Uganda is a place with no shortage of dirt and dust. And if it rains, there is mud everywhere. So clothes can get quite filthy. I watched the girls as they cleaned their clothes using bar soap and their bare hands. Holding the clothes in their fists they scrub the fabric together to work out all of the dirt and grime. Once finished, they dunk the clothes in rise water and wring them out, all within a matter of minutes. (For the record it takes me 20 minutes to wash my bed sheets and it’s still not as good as them! I figure, at least they smell good.)

As I watched them that morning I couldn’t help but think about my life right now. Tossed into the middle of Africa, God is doing some scrubbing of His own, changing my heart and making me look new again. The thing is, you can’t get clothes clean here if you don’t scrub them and wring them out, and that process is never a pleasant one. But unfortunately it is a necessary one.

I learned so much from those girls that morning. Sometimes life needs a good scrubbing. It takes some effort and muscle, but in the end, it yields something far better than you could imagine.
- Aly

Still Learning

These past 4 weeks have been eye opening to me. I am going to be completely honest in saying that when I pictured coming here, I thought that God would already be doing big, amazing things through me. I’m talking Mother Teresa/Billy Graham type experiences. I’m talking crowds of people coming to Christ, feeding the hungry, clothing the poor. In my mind, my superhero costume would be a skirt and t-shirt, and I’d have special soul-saving powers in my pink wristwatch.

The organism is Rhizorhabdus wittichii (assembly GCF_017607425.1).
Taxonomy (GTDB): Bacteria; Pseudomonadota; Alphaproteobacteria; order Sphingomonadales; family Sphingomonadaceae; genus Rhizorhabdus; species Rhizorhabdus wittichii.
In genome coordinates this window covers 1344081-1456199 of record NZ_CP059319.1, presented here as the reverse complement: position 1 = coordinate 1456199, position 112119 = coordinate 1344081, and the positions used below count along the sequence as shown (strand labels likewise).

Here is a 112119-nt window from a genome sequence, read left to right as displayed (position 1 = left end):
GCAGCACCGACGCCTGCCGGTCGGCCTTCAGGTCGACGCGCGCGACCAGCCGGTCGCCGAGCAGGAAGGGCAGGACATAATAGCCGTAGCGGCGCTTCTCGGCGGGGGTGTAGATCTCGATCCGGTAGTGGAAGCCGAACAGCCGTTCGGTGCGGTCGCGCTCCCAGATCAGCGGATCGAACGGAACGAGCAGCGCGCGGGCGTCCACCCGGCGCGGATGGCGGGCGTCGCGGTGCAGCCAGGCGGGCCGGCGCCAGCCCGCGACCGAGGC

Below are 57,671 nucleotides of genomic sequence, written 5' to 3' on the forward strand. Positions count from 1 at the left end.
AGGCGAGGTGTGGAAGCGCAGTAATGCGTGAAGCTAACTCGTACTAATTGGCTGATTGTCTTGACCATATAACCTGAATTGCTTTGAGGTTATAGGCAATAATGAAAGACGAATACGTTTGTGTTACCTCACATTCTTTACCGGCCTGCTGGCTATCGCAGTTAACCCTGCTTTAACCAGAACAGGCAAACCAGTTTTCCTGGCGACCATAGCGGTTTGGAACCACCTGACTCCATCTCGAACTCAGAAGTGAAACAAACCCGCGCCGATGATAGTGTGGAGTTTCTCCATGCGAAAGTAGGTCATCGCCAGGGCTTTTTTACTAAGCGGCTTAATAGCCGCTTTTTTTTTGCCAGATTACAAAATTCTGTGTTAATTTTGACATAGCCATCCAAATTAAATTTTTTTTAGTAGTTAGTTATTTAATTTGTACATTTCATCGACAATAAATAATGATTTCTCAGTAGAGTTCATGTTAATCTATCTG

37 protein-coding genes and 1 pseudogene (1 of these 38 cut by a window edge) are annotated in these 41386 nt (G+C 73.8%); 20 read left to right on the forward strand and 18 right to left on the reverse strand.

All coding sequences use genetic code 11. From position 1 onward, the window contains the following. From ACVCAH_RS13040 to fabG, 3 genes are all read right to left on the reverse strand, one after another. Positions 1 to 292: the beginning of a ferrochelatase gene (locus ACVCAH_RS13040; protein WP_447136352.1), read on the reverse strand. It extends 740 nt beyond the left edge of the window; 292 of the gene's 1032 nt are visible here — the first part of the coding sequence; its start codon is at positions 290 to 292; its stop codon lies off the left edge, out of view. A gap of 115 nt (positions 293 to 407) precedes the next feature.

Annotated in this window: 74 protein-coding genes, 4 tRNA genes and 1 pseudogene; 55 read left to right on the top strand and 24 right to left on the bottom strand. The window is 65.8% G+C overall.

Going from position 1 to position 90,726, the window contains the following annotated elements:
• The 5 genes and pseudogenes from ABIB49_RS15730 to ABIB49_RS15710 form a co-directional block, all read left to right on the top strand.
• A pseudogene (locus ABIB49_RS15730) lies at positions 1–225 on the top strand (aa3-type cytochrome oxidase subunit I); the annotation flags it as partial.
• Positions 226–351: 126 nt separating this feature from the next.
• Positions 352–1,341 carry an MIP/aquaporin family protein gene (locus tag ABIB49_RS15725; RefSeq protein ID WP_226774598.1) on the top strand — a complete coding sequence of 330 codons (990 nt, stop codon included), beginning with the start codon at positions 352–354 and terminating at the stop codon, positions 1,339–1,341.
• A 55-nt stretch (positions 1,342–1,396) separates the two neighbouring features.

In hindsight I realize that this was very wrong to imagine. I thought that my presence would suddenly change the world in enormous ways.

I had a bit of a Savior-complex.

So maybe that’s one of the reasons I’ve found myself struggling these first several weeks. The mission field hasn’t met my ungodly high expectations of super-hero missionary status. Because, as I said before, sometimes I’m just doing my dishes, or helping a kid with their homework. Sometimes I’m just sitting in my living room writing out Bible lessons for the week, or writing emails to team leaders. My role has been much more behind the scenes than I imagined, which led me to realize something:

At this season in my life, God seems to be much more interested in working big things in me, rather than accomplishing huge things through me. Don’t get me wrong. I know God is using me, though sometimes I don’t always see or understand it. Is God really using me when I’m doing my laundry by hand and hanging it out to dry? Perhaps. How? Your guess is as good as mine. But these last few weeks have caused to see so much more change within myself than in those around me.

I’m learning to depend more on Him than on my own strength or abilities. I’m learning to think more of Him than anything else. I’m learning to stop and listen for Him, and to come to Him first to find comfort.

The problem is that as a human, I’m not all that comfortable with all this change in me. I’d much rather God be doing great things through me. It’s a whole lot easier isn’t it? We like it when God allows us to do great things for Him. It makes us feel good. But this whole process of moving 8,000 miles from home is doing a whole lot more inside my own heart than anything else right now.

So while the process is slow and painful at times, I’m learning to be open to the change. I’m learning how to adapt to this strange new life as a missionary overseas. And while at times I struggle more than I ever dreamed, I know that in the end God will bring me through. But first He has some work to do on my heart to help make me the servant here in Uganda that I need to be to serve His people in the best way I can.